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Weeping

My grandmother was a young teenager  in 1911 when she sailed, alone, past the Statue of Liberty into New York harbor. She was fleeing her homeland at her mother’s insistence: her father had been murdered in his bed, in front of his family, by an angry mob — murdering Jews was a frequent public sport in eastern Europe, as lynching African-Americans was in the southern U.S. My grandmother’s mother feared for my grandmother’s safety: she was the oldest child, she was in the public eye because she was a Jew attending the local Christian girls school.

My granny made her long slow way from Vilna in Lithuania to Hamburg, where she found passage, steerage, in a ship bound for New York. And when she sailed past the Statue, she knew she was safe, that whatever trials lay ahead, no one would try to murder her for her religion.

The obscenity perpetrated on January 28 by the current U.S. regime puts the lie to my granny’s sense of security. This sense had already been challenged in the 1930’s, when the U.S. denied entry to her mother and sisters: they were murdered, down to the smallest infant. On January 28, her refuge was completely dismantled.

The current White House incumbent, having no sense either of law or history, has separated families of people whose lives were in danger in their home countries. He has made a travesty of American ideals of justice and liberty. I spent a good part of this morning weeping for the murder of my country’s ideals, but it is afternoon and I am trying to act.

It is a hard and lengthy process to get a green card – from 18 months to decades – and once obtained, it must be renewed on a regular basis. Throughout the process the applicant does not know the status of the application until completion. Although you need not have been here for any specific number of years to apply for a green card, the card is “conditional” for 2 years. (You must be here for at least 5 years before applying for citizenship.) To apply, you must:

  • Be in the U.S. legally, either on a student visa or a work visa;
  • Have a sponsor;
  • Be vetted by Immigration and Customs in a thorough security check;
  • Undergo blood and medical exams, interviews and language proficiency tests (even when English is the applicant’s first language);

If you are here illegally, either because you outstayed your tourist visa, or because you came in undocumented, obtaining a green card may prove difficult unless:

  • You are the immediate relative of a US citizen (parent, spouse or minor);
  • You married a US citizen, having come on a tourist visa or visa waiver and (although specifically intending to get married and stay on such a visa would be considered fraudulent and make you ineligible);
  • As an overstay, you may qualify if “grandfathered” under a provision of the law known as INA section 245(i), which allows individuals “out of status” to pay a penalty fee and proceed with the application.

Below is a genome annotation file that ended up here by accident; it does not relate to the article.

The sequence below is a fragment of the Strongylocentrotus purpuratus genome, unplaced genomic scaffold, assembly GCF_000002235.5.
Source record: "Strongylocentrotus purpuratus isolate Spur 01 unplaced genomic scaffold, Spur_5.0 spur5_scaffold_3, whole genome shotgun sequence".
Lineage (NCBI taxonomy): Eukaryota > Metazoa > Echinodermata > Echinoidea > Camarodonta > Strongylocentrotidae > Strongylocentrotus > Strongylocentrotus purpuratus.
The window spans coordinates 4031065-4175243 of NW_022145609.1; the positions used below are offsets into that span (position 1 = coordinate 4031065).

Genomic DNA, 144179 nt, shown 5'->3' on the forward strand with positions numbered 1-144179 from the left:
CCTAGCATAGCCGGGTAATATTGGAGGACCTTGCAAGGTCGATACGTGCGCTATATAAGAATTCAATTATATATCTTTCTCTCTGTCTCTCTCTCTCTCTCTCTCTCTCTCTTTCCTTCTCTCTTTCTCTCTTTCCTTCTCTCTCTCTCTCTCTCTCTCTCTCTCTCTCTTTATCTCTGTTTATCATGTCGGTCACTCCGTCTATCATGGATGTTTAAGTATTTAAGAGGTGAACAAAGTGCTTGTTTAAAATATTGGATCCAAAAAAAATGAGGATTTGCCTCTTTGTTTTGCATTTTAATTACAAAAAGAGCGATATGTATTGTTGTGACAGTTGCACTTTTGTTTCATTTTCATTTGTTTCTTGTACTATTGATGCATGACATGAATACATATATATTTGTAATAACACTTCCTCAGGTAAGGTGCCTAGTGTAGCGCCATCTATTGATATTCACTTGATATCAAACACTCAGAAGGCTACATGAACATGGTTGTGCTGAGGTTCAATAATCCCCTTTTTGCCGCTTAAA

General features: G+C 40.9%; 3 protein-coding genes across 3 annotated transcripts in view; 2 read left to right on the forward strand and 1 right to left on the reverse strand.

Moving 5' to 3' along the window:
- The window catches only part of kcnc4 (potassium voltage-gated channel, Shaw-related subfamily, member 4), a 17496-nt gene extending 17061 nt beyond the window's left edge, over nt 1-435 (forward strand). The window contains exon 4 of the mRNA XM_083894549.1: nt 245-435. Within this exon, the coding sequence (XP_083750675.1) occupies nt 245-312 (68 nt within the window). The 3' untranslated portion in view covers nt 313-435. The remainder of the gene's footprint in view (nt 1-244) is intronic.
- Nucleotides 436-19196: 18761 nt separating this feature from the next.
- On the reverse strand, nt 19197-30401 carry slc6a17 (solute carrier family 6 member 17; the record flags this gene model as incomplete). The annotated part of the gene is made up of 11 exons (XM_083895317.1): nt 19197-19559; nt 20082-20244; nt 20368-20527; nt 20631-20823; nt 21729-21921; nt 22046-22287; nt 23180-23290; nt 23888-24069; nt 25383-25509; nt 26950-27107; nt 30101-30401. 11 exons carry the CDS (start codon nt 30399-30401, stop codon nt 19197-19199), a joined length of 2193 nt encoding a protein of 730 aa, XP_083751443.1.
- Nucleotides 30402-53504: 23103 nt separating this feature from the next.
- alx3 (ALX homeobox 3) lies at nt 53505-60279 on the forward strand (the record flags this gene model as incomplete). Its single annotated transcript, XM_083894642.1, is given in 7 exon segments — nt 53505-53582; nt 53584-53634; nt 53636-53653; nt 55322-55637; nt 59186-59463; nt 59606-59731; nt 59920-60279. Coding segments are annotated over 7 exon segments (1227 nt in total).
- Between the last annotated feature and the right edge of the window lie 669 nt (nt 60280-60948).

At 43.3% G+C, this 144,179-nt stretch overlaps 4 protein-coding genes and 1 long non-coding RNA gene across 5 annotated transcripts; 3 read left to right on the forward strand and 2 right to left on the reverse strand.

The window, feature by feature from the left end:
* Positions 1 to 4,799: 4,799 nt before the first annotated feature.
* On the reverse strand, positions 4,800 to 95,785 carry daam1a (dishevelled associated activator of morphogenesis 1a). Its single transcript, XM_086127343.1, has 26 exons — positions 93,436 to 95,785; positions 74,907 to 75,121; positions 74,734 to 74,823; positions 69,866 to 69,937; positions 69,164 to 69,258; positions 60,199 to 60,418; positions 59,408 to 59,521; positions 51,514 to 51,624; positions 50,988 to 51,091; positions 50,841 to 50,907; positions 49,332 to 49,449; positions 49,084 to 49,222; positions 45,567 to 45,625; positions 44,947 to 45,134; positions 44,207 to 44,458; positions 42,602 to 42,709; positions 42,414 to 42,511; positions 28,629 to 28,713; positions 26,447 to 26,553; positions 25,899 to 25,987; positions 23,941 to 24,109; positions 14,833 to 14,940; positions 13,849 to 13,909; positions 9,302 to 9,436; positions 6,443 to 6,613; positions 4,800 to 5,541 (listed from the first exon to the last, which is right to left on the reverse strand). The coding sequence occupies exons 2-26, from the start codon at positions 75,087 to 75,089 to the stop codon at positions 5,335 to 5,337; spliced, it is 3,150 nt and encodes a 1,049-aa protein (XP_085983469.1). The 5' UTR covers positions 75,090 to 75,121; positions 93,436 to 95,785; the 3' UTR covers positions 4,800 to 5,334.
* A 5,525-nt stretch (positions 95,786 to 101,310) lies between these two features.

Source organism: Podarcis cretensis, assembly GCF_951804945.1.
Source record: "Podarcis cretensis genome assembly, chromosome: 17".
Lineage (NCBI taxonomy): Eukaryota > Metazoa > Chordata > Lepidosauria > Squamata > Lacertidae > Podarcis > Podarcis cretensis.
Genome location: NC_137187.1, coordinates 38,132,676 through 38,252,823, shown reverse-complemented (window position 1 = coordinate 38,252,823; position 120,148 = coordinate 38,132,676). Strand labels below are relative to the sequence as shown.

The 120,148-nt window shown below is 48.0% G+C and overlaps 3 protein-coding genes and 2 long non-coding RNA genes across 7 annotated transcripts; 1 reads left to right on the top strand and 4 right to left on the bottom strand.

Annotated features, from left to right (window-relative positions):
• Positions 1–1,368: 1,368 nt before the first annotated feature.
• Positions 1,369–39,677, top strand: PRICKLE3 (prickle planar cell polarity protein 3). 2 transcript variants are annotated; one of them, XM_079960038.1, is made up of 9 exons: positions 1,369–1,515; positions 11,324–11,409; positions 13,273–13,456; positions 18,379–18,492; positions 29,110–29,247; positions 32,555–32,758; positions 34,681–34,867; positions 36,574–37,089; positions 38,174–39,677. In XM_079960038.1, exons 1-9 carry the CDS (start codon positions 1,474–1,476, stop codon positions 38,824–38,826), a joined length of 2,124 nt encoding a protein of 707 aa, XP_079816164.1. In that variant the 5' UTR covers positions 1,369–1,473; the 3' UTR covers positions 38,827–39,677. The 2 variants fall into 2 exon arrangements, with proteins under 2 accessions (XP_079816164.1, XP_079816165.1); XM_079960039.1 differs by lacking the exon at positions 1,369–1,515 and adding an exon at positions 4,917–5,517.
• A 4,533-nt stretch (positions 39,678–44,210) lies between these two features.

For refugee status, the bar is even higher.

Yet the regime is turning away green cardholders and refugees, causing pain, chaos and great fear.

The upshot is likely to be an increase in terrorism, not a reduction, and this is quite likely what the regime wants — the more fear they can sow in the U.S., the more the citizens will acquiesce in their extreme actions.

In the meantime, while the Statue and I and millions like me weep, Canada is welcoming all U.S. green cardholders. I am grateful to the Canadians, but I am deeply ashamed.

Here at home, the ACLU and the American Immigration Lawyers Association stepped up to provide pro bono legal support to people who had been detained by Homeland Security at airports around the country. If  you have any money to give, please provide support to these organizations as they try to keep us a country of laws and justice.

 

(With thanks for their input and clarifications on the green card process to:  Judy Resnick, Erin Mitchell, Pamela Potter, Cajsa C. Baldini, Sylvia Titgemeyer, Aimee Hix, DavidLori Flemming and Karyn Rotker. )

 

Important note: The information contained on this post does not constitute legal advice or legal opinion. It is based on the best information I have but I am not a lawyer; please contact an attorney if you require legal advice on immigration, green card, refugee, asylum or any other immigration problem.

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  • Judy Resnick

    I am an Immigration Lawyer for more than 20 years. Some of your statements are not correct. Overstays can and do get Green Cards. Those who entered lawfully on a visa (“overstays”) may qualify for a Green Card if they are the immediate relative of a United States citizen (parent, spouse or minor child). In addition, certain other overstays may qualify for a Green Card if they are “grandfathered” (deemed still eligible under a law that has ended) under a provision of law known as INA section 245 ( i ) which allows individuals “out of status” to pay a penalty fee and go forward on their Green Card applications. You are correct in noting that it is a very difficult process, and that some people here for many years never obtain the approvals or qualifications necessary to get a Green Card through any one of the pathways in the law needed for lawful permanent residency.

  • Thanks, Sara, for sharing your personal, heart connection to what’s happening re immigrants right now, and for putting out info re the pathways to what should be “safe” and legal status.I’m co-chairing a group participating in the Sanctuary movement here in Amherst MA. Every voice and every bit of info helps those of us who are just now learning the history of immigrants in US, and learning what must be done now locally to step up and stand with immigrants under siege. This is a time when thinking globally and acting locally seems more compelling than ever to me.

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